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Pull off a Suit with Savoir Faire. . .

A handy little visual primer of how to wear a suit, borrowed from

A spare hour this morning before collecting the Young Master from school for lunch and then some cross-country skiing together, so it seems like a good time for some writing.  Let's talk suits today.  Not much call for them in many walks of life these days, but if and when you do wear a suit for any reason, more is involved than simply buying the cheapest thing you can find, or borrowing your cousin's when he is six inches taller than you.  Consider, for example, the following situation.

Yesterday morning, in one of my classes, a young man turned up dressed in a suit for something on campus, ether class or fraternity-related.  Fine.  It's always nice to see a guy trying to up his everyday style ante, and the student in question looked reasonably good from what I could tell relative to the other young men in the room.  But I had a class to start and run, and you don't want to stare and give anyone the wrong idea about anything.  Nevertheless, a few points stood out as I glanced around the room quickly to see who was present and prepared, and who was absent without leave, which gets us to the point of today's post.  When you wear a suit, make sure to:

1) Avoid a black suit unless you want to be mistaken as the understudy of Will Smith and/or Tommy Lee Jones.  Mid-gray, charcoal, or navy are the colors you want.  Not only does black show up every bit of dust that lands on you, it also shows wear and seems to fade more quickly than other colors. . .  besides making you resemble an undertaker.

2) Keep your suit clean and hanging in your closet between wearings on shaped hanger.

3) Brush down your suit after each wearing with a clothes brush to remove the day's dust from the fabric.

4) Have your suit professionally dry-cleaned and pressed if there are persistent stains that will not brush out.

5) Make it clear to the dry-cleaning clerk that you do not want the lapels creased.  Asked for a gentle roll instead.  If the cleaner's cannot get it right, find another who can.

6) Get a suit that fits you.  At the very least, have the sleeves and pants shortened.  Too many men in the United States wear suit coats that are too big, too boxy, and with sleeves, or pants that are far too long.  It might be a good idea to have the waist of the coat suppressed slightly when your tailor is taking care of the sleeves (a bit of cuff should show when your arms are relaxed at your sides) and inseam.

7) Unless it is extremely hot, muggy weather -- for example Philadelphia, Richmond, or Washington, D.C. in July or August --  keep your suit coat on, your shirt tucked in, your pants at your natural waist, and your necktie cinched up enough to cover the top button of your shirt, which should be buttoned.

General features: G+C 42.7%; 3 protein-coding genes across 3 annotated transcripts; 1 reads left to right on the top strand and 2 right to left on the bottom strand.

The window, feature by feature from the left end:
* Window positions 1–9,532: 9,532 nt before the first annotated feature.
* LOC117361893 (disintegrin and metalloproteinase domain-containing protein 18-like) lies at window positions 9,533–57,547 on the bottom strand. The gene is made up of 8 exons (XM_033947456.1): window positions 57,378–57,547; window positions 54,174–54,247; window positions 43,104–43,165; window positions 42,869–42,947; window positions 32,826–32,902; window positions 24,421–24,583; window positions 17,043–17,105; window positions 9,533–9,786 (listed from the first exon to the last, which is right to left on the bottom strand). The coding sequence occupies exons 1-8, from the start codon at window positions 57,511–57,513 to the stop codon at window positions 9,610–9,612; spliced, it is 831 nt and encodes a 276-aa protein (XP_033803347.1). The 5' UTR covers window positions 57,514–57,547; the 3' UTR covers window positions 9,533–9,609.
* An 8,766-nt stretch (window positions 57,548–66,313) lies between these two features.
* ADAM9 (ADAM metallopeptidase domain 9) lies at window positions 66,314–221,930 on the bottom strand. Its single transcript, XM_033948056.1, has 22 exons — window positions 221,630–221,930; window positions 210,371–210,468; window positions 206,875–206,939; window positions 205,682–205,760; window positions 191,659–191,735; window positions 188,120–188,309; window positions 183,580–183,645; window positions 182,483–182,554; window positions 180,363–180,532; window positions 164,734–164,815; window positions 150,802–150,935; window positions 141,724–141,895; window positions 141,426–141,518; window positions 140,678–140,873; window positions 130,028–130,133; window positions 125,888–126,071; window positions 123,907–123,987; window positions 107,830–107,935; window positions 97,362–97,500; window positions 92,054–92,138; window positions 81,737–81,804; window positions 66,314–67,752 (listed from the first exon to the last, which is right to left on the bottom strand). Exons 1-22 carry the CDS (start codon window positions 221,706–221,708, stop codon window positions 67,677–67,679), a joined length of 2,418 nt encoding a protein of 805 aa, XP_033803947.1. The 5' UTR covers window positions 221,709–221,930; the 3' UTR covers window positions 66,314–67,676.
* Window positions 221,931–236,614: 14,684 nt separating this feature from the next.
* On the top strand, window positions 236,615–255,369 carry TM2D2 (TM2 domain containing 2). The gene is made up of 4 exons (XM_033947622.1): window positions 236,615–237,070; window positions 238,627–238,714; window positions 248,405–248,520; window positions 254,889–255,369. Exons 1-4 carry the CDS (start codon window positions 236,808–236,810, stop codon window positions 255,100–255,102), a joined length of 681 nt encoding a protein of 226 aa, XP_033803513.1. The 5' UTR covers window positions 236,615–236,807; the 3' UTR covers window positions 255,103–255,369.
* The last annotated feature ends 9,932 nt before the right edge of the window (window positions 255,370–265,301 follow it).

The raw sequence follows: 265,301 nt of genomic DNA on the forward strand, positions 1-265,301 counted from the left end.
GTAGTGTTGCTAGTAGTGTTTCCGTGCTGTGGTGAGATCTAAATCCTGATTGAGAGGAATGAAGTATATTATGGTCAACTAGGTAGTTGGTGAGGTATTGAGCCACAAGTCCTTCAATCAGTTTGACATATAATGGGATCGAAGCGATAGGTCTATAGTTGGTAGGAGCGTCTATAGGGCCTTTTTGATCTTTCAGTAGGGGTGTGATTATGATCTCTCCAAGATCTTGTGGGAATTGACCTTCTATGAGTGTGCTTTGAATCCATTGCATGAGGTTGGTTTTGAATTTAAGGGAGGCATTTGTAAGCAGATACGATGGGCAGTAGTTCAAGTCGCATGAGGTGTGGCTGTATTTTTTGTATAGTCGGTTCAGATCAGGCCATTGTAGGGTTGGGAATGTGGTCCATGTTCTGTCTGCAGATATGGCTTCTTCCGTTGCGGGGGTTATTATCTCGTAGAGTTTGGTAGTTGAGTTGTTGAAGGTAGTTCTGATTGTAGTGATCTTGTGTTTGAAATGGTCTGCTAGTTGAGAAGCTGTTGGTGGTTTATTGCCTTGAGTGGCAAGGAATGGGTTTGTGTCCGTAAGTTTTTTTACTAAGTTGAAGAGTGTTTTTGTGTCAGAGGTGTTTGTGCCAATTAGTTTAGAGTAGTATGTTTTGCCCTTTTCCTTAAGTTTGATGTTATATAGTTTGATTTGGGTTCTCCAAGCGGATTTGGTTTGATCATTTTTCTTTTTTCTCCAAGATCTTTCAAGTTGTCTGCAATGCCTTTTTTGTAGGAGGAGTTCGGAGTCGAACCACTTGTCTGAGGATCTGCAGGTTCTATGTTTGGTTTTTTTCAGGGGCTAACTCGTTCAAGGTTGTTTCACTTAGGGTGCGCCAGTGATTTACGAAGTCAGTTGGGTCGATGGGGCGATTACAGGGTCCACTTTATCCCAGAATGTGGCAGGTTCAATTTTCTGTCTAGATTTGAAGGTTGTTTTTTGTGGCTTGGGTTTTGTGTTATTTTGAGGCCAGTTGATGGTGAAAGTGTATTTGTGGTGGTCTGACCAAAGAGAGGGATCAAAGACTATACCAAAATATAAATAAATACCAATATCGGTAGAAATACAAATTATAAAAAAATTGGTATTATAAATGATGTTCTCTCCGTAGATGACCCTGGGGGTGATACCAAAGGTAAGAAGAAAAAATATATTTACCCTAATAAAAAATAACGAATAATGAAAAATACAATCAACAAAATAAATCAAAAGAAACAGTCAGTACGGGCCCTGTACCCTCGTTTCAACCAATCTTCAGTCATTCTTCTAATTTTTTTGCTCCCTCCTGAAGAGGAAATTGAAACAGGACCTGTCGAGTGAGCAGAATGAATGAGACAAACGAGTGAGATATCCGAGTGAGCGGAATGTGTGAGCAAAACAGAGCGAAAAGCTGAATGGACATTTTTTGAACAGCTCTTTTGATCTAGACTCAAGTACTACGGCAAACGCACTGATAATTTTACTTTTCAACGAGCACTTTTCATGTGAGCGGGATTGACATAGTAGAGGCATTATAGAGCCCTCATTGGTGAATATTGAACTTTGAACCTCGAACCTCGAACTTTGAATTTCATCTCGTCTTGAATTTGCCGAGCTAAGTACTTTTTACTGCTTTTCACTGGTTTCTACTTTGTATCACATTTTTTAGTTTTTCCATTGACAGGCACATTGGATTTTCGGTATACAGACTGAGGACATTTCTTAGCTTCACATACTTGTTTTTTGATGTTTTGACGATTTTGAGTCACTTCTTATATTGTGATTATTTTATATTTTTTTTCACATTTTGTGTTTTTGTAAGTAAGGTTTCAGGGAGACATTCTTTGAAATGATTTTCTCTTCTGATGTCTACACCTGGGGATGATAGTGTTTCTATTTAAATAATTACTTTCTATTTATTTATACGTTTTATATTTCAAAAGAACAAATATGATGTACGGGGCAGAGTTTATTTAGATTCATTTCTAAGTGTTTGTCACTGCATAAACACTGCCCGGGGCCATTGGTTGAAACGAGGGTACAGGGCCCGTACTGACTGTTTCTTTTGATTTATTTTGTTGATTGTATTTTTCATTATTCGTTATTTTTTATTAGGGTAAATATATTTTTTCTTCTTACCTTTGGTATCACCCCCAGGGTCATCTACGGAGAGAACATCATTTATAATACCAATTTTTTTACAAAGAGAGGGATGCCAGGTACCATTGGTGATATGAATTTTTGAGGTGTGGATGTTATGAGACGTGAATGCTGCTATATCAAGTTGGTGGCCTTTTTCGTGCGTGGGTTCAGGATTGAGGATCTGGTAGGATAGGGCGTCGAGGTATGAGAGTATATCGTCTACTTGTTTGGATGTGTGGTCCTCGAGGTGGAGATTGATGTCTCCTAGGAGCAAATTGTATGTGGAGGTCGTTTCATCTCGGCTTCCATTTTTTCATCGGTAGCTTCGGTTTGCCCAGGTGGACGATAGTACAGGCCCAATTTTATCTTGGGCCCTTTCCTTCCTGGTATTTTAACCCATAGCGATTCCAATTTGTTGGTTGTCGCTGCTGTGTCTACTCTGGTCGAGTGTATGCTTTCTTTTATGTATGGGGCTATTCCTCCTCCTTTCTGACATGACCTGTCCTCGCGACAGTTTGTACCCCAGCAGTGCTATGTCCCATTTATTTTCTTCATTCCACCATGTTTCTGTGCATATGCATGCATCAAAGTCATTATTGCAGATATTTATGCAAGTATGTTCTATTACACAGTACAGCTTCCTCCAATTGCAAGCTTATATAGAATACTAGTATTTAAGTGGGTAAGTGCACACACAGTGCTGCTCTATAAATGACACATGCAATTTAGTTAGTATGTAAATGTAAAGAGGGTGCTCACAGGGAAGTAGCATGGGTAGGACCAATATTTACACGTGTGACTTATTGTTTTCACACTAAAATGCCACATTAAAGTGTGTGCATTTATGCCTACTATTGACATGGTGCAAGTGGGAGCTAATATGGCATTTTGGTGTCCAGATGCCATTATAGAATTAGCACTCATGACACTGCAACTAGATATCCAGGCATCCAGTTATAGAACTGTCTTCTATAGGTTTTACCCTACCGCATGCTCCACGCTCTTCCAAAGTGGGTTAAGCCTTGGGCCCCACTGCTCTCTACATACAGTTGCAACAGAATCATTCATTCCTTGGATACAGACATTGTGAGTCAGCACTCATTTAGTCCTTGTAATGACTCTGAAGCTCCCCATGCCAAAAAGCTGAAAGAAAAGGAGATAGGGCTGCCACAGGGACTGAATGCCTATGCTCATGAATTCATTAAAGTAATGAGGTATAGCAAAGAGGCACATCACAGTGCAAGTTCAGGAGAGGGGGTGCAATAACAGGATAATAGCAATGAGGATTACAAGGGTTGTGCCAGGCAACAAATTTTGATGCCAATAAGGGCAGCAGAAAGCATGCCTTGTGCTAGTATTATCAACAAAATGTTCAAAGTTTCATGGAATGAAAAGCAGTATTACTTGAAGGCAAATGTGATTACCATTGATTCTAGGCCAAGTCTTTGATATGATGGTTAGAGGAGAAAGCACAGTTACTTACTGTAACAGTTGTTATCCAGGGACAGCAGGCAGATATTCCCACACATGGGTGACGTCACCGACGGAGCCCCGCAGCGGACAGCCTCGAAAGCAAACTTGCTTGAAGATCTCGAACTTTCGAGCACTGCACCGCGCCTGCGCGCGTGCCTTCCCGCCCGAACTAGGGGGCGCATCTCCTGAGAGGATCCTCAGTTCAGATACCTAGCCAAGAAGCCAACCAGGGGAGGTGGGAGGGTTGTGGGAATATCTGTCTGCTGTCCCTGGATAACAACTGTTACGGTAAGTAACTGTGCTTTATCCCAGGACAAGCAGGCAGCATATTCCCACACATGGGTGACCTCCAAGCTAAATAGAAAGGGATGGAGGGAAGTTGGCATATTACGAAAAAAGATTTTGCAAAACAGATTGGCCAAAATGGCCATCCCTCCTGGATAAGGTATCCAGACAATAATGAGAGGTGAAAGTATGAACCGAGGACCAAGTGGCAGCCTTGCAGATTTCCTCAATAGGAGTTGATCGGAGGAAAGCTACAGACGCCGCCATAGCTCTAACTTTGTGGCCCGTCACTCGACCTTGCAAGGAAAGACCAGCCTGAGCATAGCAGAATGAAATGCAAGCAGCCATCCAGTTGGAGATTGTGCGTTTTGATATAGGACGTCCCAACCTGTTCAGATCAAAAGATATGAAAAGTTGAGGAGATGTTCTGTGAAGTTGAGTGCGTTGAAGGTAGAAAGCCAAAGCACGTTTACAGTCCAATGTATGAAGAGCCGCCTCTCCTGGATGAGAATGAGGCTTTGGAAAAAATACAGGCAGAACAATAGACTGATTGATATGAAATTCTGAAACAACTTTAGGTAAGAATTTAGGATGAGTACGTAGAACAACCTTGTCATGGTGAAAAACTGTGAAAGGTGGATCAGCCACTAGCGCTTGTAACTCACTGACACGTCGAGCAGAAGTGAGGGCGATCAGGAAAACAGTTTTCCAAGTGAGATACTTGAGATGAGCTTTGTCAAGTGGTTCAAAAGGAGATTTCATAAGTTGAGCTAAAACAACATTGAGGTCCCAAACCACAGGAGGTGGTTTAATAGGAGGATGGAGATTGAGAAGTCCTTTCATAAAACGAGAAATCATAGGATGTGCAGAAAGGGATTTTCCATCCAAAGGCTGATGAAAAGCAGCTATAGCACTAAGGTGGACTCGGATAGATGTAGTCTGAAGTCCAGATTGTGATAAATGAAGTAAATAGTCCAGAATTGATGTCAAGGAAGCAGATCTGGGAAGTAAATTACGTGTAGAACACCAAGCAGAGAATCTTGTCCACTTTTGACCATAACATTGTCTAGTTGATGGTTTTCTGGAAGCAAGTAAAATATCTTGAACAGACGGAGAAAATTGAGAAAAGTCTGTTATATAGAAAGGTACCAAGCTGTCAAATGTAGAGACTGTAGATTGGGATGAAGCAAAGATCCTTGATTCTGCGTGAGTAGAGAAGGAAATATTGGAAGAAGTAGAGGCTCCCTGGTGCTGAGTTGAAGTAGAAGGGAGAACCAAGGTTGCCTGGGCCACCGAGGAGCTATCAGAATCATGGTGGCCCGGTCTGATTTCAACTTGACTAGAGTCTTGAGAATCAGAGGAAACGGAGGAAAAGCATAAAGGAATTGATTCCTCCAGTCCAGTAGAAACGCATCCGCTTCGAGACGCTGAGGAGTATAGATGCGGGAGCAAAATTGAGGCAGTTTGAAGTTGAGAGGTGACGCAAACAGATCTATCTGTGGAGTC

8) Avoid hanging your suit coat on the back of your chair, if you absolutely most remove it, where it will surely get mangled as your body scrunches and slides around against it.  Invariably, garments that suffer this particular fate end up in a heap on the floor, or in the chair partially beneath your posterior.

9) "Ease" the legs of your pants as you sit down.  That means, basically, that you grasp the knees of your suit pants gently as you sit, and pull the up slightly to give your bent knees more room within the legs of your pants, preventing baggy, stretched out legs that resemble old blue jeans more than wool/linen/cotton pants that are part of a suit.

10) Button the top button of a two-button suit coat or middle button of a three-button model when you are standing or walking.  Unbutton before you sit down.  Double-breasted models generally remain buttoned although I am the only clown in the U.S. who seems to wear these at the moment.

11) Wear leather dress shoes with leather soles with a suit.  Inevitably, "comfort sole" sole shoes succeed only in making a guy look like shopping mall security personnel. . .  even if the suit is expensive and tailored to fit like a glove.  Don't spoil your overall look with cheap shoes.

12) Wear a necktie with a suit.  While it is possible to skip a tie with a more casual sports jacket or blazer and odd dress pants (or even jeans) combination, a suit just looks incomplete when worn without a tie.  No.  It makes no difference that various male celebrities of the moment do it, you will only succeed in looking as if you do not know any better when you wear a suit without a necktie.  That is not what kicking up your everyday style several notches is all about.  And remember, your necktie should not feature a cartoon character on it, ok Tweety Pie?

Remember, the goal is to become a man with grooming and sophistication.  Sometimes, that might involve dressing yourself in a suit.  When those rare occasions come around, you want to look like you know what you are are doing. . .  as though you have been doing this for your entire adult life, and, therefore, you come across as practiced and comfortable with the art of wearing suits.  

-- Heinz-Ulrich


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